by Monique Dixon, LDF Deputy Director of Policy and Senior Counsel
It is no secret that trust between the Chicago Police Department (CPD) and the city’s residents, especially residents of color, is broken. The U.S. Department of Justice shared this conclusion on the first page of its 2017 report on the CPD, an exhaustive document that described a decades-long history of unconstitutional practices that violated residents’ civil rights, undermined public safety, and eroded morale within CPD. The report left no doubt that the department needed meaningful and far-reaching changes, and that the process of rebuilding relationships between CPD and the people of Chicago would be a long and arduous one.
During the Obama Administration, the Justice Department often followed reports like this one by reaching a court-enforceable reform agreement, known as a consent decree, with local officials consent decrees have helped address unlawful policing practices and improve public safety in places as varied as Seattle, Washington, Los Angeles, California, and East Haven, Connecticut. By setting clear goals and placing a federal judge in charge of evaluating whether an agreement is being met, consent decrees are a powerful and effective tool for bringing local law enforcement agencies into compliance with civil rights laws.
Since the Trump Administration took office, however, the Justice Department has largely abandoned consent decrees as a tool. Behind this about-face is Attorney General Jeff Sessions. Sessions has long been an outspoken opponent of consent decrees, which he has falsely blamed for limiting police effectiveness and causing crime increases.
Even without a willing partner in Washington, however, residents and leaders in Chicago continued seeking the reform their city so badly needs. Last month, after almost a year of negotiations, the City of Chicago and the Illinois Attorney General’s Office agreed on a draft consent decree, which is now pending approval before a federal judge. As our letter in support of the proposed consent decree stated, although far from perfect, the proposed decree would be a significant step forward for the entire Chicago community.
This breakthrough was apparently intolerable for Attorney General Sessions, however. Soon after state and local leaders reached their agreement, the Justice Department filed a statement of interest in federal court opposing the consent decree. In other words, while the attorney general is not willing to use the power of his office to promote local reform, he is willing to use it to undermine such efforts.
This is a shocking instance of federal overreach. With the statement of interest, the Sessions DOJ is inserting itself in a state and local process not to protect civil rights – as it has the constitutional responsibility to do – but to undermine them. Having foresworn any role in helping foster change in Chicago, Sessions should have stayed out.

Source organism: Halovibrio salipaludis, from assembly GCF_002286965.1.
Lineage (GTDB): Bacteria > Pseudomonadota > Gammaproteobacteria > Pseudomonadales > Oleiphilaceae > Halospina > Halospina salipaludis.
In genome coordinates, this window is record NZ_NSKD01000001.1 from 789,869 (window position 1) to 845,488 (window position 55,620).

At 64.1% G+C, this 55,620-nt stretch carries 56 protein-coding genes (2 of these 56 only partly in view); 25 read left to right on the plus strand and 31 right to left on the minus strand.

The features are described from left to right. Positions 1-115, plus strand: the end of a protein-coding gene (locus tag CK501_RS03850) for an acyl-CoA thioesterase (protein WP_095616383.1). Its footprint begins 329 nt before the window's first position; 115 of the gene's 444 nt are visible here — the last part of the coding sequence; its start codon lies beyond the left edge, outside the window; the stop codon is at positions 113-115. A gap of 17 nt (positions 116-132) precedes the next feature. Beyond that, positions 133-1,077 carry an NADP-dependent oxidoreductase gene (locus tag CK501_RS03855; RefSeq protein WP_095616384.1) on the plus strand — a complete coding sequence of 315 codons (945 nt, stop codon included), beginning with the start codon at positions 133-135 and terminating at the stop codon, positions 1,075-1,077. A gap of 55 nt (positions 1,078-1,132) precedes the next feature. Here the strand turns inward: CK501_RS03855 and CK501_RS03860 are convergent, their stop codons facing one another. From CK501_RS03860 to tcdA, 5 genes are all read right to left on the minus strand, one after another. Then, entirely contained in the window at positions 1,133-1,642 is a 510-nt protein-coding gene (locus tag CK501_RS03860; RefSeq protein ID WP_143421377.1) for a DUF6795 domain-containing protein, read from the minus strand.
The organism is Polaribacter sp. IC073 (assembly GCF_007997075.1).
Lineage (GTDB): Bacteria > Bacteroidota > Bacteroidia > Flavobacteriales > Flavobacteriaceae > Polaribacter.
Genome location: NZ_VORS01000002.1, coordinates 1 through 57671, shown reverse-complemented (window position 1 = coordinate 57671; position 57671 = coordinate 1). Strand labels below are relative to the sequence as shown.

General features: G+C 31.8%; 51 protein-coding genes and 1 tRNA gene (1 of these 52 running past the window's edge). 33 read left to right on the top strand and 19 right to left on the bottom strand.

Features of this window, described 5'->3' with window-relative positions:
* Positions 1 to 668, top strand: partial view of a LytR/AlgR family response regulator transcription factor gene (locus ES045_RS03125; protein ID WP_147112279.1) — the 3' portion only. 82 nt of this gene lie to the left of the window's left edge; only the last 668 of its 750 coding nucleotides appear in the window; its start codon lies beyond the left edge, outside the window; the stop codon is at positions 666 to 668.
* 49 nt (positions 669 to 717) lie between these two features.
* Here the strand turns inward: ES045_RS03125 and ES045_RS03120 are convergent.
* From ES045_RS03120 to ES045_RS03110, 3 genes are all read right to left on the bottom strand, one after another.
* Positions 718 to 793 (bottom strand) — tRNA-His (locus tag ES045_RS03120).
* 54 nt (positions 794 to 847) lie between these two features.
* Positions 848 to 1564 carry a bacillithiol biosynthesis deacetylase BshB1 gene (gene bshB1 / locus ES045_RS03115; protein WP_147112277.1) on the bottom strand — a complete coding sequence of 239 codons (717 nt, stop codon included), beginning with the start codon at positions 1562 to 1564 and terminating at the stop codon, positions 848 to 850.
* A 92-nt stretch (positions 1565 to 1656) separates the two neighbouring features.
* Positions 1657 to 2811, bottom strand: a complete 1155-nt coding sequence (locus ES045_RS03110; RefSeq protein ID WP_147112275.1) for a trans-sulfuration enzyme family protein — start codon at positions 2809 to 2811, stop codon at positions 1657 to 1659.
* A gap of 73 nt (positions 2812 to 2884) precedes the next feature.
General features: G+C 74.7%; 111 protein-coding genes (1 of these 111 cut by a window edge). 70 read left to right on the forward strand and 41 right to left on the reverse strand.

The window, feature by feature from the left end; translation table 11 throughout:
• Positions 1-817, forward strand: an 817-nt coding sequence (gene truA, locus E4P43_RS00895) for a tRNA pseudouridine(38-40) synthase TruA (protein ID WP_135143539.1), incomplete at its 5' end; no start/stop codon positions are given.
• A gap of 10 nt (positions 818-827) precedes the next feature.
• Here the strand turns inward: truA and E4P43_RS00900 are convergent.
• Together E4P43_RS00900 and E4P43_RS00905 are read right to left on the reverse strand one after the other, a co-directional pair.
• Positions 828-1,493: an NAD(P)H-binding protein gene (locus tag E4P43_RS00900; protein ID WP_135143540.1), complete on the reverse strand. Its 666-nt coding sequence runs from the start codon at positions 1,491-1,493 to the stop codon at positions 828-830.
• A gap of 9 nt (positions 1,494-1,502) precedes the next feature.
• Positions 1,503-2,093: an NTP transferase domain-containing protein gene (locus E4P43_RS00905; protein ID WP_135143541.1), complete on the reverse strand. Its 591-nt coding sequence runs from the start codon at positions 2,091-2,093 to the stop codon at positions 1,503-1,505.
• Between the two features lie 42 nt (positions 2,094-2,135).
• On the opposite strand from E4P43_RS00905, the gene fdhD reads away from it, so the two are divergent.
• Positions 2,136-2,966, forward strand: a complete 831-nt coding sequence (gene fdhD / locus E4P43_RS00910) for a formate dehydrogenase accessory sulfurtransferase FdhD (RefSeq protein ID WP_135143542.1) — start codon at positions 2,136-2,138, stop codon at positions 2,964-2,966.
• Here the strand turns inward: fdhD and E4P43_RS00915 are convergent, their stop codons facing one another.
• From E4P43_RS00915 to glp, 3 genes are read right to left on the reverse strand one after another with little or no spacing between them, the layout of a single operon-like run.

Predictably, the statement of interest tries to cast DOJ’s opposition not as a heavy-handed intervention, but as an attempt to preserve local control. In support of this astonishing claim, it raises four main concerns about the decree, none of which hold up to scrutiny. On the contrary, they reveal the ideological foundations of Sessions’ hostility to police reform efforts at any level.
First, the statement of interest (which bears Sessions’ name) claims that the agreement will result in “micro-management of police department procedures and policies,” which will in turn result in increased crime. As evidence, he pointed to a study claiming that a 2015 consent decree between CPD and the ACLU led to a violent crime spike in Chicago. But that study has been widely criticized by criminal justice experts, who reject the notion of a tradeoff between constitutional policing and effective law enforcement, a false choice favored by “law-and-order” conservative opponents of civil rights like Sessions.
Second, the Sessions DOJ claims that the consent decree’s monitor would have almost dictatorial power to reshape the CPD. But this is a gross mischaracterization of how consent decrees actually work. They are in fact collaborative processes, ones that draw upon the input of residents, police leadership, and officers themselves to advance reforms that will benefit the entire city. Yes, the monitor has some discretion to help advise police departments on how to comply with the reforms detailed in the agreement But he or she is subject to the oversight of a federal judge, and to suggest, as Sessions does, that the monitor or judge effectively replace the police chief for the duration of his or her tenure, is simply misleading.
Finally, Sessions claims that the process will be excessively long and costly. It is true that consent decrees often last for years. On this last point, former U.S. Attorney Zach Fardon, who helped lead the DOJ investigation of CPD, has been clear: the changes Chicago needs are so broad, the department is so large, that any meaningful reform process must be a years-long endeavor. As for cost, the reforms required by consent decrees can be expensive. But what of the cost of failing to protect the constitutional rights of Chicago’s residents? Indeed, the city paid out over $280 million to resolve police misconduct lawsuits from 2011-2016. In the long run, it seems clear that failure to implement a decree will be far costlier.
Whether the Justice Department’s cynical intervention will undermine the consent decree remains to be seen. But it’s clear that Chicago’s future is much brighter with an agreement than without it.